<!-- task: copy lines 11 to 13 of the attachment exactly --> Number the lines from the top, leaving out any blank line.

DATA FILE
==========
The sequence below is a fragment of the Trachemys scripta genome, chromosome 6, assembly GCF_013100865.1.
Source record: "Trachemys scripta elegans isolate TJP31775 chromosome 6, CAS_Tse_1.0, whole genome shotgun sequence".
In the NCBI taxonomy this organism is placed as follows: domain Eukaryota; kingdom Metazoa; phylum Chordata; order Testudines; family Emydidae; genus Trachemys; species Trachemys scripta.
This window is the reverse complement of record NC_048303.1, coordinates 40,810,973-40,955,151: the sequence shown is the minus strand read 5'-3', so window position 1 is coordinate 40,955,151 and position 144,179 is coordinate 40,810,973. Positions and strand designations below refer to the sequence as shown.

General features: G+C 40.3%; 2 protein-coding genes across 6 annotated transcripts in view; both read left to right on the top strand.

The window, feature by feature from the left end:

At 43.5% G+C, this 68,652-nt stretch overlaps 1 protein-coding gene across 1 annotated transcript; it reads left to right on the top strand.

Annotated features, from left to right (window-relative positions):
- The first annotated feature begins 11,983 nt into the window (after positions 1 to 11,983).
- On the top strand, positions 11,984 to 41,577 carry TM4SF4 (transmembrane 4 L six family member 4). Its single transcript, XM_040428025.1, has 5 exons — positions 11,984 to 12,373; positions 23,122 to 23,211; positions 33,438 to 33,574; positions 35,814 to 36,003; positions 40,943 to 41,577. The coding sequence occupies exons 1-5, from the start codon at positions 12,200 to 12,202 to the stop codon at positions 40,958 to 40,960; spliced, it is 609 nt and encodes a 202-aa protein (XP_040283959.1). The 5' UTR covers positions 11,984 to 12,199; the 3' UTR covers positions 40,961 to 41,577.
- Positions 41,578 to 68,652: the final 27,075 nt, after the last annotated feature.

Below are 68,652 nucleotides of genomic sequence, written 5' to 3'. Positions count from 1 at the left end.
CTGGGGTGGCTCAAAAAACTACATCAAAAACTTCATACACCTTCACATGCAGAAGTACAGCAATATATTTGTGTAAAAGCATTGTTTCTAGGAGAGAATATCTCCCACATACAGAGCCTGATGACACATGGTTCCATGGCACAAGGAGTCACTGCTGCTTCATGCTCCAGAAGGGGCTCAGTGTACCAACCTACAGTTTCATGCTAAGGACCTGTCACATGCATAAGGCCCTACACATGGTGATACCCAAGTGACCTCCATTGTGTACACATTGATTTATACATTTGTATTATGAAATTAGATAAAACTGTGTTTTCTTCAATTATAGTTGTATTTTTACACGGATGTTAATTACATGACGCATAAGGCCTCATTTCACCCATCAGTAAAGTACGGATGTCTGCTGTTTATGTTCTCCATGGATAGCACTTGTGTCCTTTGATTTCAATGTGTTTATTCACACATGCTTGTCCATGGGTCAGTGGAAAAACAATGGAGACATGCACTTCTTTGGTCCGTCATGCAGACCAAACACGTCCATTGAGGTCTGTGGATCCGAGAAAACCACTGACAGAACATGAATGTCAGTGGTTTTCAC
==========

- Positions 41,578 to 68,652: the final 27,075 nt, after the last annotated feature.

Below are 68,652 nucleotides of genomic sequence, written 5' to 3'. Positions count from 1 at the left end.
CTGGGGTGGCTCAAAAAACTACATCAAAAACTTCATACACCTTCACATGCAGAAGTACAGCAATATATTTGTGTAAAAGCATTGTTTCTAGGAGAGAATATCTCCCACATACAGAGCCTGATGACACATGGTTCCATGGCACAAGGAGTCACTGCTGCTTCATGCTCCAGAAGGGGCTCAGTGTACCAACCTACAGTTTCATGCTAAGGACCTGTCACATGCATAAGGCCCTACACATGGTGATACCCAAGTGACCTCCATTGTGTACACATTGATTTATACATTTGTATTATGAAATTAGATAAAACTGTGTTTTCTTCAATTATAGTTGTATTTTTACACGGATGTTAATTACATGACGCATAAGGCCTCATTTCACCCATCAGTAAAGTACGGATGTCTGCTGTTTATGTTCTCCATGGATAGCACTTGTGTCCTTTGATTTCAATGTGTTTATTCACACATGCTTGTCCATGGGTCAGTGGAAAAACAATGGAGACATGCACTTCTTTGGTCCGTCATGCAGACCAAACACGTCCATTGAGGTCTGTGGATCCGAGAAAACCACTGACAGAACATGAATGTCAGTGGTTTTCAC